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  #11  
Old 06-10-2011
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ipad?

How is an Ipad going to get weather information when you are 30 miles off shore?

Barry


Quote:
Originally Posted by Minnewaska View Post
I agree 100%.

I find value in a multi-tasker and the Ipad is that hands down. Email, weather, charts, entertainment, real GPS (not cell phone gps), etc, etc,,,,,,,
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  #12  
Old 06-12-2011
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Quote:
Originally Posted by BarryL View Post
How is an Ipad going to get weather information when you are 30 miles off shore?

Barry
There are several weather apps that will download days of weather info to use offline. I've received a usable cell signal as far as 10 miles offshore and know someone who installed a cell receiver on the top of their mast that gets the signal to 25 miles.

The query was for a coastal cruiser, so one just grabs an update when close enough to do so. There aren't too many coastal cruisers that would be that far for more than a day or two and most will be in an anchorage every night.
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  #13  
Old 06-12-2011
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Being that the OP was talking about being 20-60 miles off-shore, and with the unpredictability of weather and WiFi availability, I would not trust being caught beyond the range of WiFi and not have something capable of receiving we-fax on board.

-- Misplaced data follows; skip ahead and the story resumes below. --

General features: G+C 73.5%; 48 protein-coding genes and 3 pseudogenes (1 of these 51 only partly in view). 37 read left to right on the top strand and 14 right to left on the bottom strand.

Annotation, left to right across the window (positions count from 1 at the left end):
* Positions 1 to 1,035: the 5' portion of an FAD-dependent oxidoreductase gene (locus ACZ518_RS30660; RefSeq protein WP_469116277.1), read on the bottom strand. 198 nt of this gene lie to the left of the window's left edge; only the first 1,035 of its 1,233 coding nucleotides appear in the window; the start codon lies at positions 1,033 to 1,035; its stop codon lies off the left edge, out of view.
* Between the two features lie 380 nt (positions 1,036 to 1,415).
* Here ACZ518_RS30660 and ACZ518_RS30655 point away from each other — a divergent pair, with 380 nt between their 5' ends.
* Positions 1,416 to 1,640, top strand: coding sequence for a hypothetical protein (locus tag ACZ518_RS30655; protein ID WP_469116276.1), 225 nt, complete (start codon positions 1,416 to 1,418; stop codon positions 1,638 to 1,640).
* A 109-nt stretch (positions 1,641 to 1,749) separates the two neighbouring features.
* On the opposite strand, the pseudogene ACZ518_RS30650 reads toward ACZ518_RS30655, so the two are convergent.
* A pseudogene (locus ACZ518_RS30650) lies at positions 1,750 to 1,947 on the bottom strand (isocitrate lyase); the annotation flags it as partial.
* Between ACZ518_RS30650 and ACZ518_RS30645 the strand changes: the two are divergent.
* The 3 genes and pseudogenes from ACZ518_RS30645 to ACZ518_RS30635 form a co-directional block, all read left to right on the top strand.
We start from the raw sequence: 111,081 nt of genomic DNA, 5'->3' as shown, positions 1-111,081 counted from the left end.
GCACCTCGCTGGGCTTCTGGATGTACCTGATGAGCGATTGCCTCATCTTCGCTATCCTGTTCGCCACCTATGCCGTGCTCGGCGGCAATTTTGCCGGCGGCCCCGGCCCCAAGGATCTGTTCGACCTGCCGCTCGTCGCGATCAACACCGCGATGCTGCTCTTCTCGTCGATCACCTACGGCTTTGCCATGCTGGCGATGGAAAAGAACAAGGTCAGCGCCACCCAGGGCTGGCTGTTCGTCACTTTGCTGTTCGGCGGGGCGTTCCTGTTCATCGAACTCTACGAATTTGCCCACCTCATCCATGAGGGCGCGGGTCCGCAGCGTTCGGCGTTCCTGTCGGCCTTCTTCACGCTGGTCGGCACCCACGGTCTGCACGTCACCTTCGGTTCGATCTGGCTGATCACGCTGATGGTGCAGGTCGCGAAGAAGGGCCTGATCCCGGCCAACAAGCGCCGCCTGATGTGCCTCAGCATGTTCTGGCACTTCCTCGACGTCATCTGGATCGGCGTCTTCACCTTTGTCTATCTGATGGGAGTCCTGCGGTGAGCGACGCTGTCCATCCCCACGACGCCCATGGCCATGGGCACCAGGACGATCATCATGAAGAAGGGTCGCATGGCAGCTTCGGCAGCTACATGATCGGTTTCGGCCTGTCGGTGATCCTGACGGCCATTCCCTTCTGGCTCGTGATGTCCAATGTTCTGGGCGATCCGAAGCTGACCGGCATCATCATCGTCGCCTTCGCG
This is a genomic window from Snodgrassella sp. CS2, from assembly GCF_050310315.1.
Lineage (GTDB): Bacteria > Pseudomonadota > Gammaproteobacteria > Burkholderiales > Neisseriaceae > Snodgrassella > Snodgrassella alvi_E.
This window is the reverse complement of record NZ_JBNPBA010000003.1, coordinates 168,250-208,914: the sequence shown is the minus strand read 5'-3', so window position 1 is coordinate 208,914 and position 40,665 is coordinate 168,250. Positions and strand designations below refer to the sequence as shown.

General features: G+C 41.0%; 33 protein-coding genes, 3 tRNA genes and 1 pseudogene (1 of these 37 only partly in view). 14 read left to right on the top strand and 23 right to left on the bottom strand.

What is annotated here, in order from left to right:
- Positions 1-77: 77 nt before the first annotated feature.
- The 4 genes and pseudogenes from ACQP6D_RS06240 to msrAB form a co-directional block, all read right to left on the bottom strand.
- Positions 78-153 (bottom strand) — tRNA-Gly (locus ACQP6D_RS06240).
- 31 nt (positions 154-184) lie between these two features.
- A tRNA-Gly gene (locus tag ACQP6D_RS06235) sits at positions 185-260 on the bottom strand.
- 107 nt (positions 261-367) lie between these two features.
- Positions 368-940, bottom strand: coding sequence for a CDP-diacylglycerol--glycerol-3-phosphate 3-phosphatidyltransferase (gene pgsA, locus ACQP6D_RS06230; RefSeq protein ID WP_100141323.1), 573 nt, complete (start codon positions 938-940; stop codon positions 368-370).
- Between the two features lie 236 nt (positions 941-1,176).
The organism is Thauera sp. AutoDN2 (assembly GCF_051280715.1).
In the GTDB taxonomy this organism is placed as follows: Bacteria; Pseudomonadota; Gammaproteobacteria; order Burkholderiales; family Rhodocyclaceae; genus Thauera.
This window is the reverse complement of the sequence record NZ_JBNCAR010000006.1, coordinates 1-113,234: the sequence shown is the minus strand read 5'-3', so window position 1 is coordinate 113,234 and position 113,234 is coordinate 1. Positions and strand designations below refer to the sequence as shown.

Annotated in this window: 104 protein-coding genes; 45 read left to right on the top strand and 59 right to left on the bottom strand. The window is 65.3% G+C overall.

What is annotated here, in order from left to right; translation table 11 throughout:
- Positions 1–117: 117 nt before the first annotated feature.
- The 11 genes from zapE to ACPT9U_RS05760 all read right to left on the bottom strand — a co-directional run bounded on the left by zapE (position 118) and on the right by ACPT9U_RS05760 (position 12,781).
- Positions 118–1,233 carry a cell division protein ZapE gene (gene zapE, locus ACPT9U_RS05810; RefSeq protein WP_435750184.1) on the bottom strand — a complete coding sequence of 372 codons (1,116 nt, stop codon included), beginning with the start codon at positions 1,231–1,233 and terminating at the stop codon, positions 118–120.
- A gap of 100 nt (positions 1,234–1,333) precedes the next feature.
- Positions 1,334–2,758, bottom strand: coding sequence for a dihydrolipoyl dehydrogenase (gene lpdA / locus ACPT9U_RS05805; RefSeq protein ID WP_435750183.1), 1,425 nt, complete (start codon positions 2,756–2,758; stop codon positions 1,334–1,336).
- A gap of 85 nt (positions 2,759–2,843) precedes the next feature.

It's just too cheap and easy to put together a reliable system to receive faxes over shortwave to not use it.
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Old 06-12-2011
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We use XM Weather on our chart plotter, and it worked all the way down to Georgetown.
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Old 06-12-2011
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Quote:
Originally Posted by stiffwind View Post
.......I will be coastal cruising in the 60 to 20 mile offshore range...mostly within 20
Emphasis added. You guys were reading something more hard core than I.
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Old 06-12-2011
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From and engineering standpoint, and considering the frequencies used for the spreadspectrum used for WiFi, I would not rely on it beyond a few miles from shore for anything that might be mission-critical. I consider anything that could impare the safety of the boat (and my family) to be mission-critical when it could endanger us. Weather is not predictable enough to be able to rely on charts that are more than a day old. Weather tends to change, sometimes quickly, and if you are cruising even 20 miles off-shore for more than a day, it would be prudent to have additional means of collecting weather data aboard.

I would consider shortwave reception, with all the propagation shortcomings, to be more reliable and that has also been my experience over the years - both measured and calculated. That is why NOAA has used shortwave to braodcast to boaters for many years.

If your coastal cruising is concluded in marina hoping, then you might be able to rely on WiFi, but if we only plan for the safest conclusion, then I think we are doing a disservice to those that rely on us to keep the passage safe.
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Not WiFi..... 3G broadband. With less than 60 seconds of reception, I can download substantially more data than SSB could in any amount of time. If you need real time precipitation info, radar and satWx are the only way to get it well off shore.
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Old 06-12-2011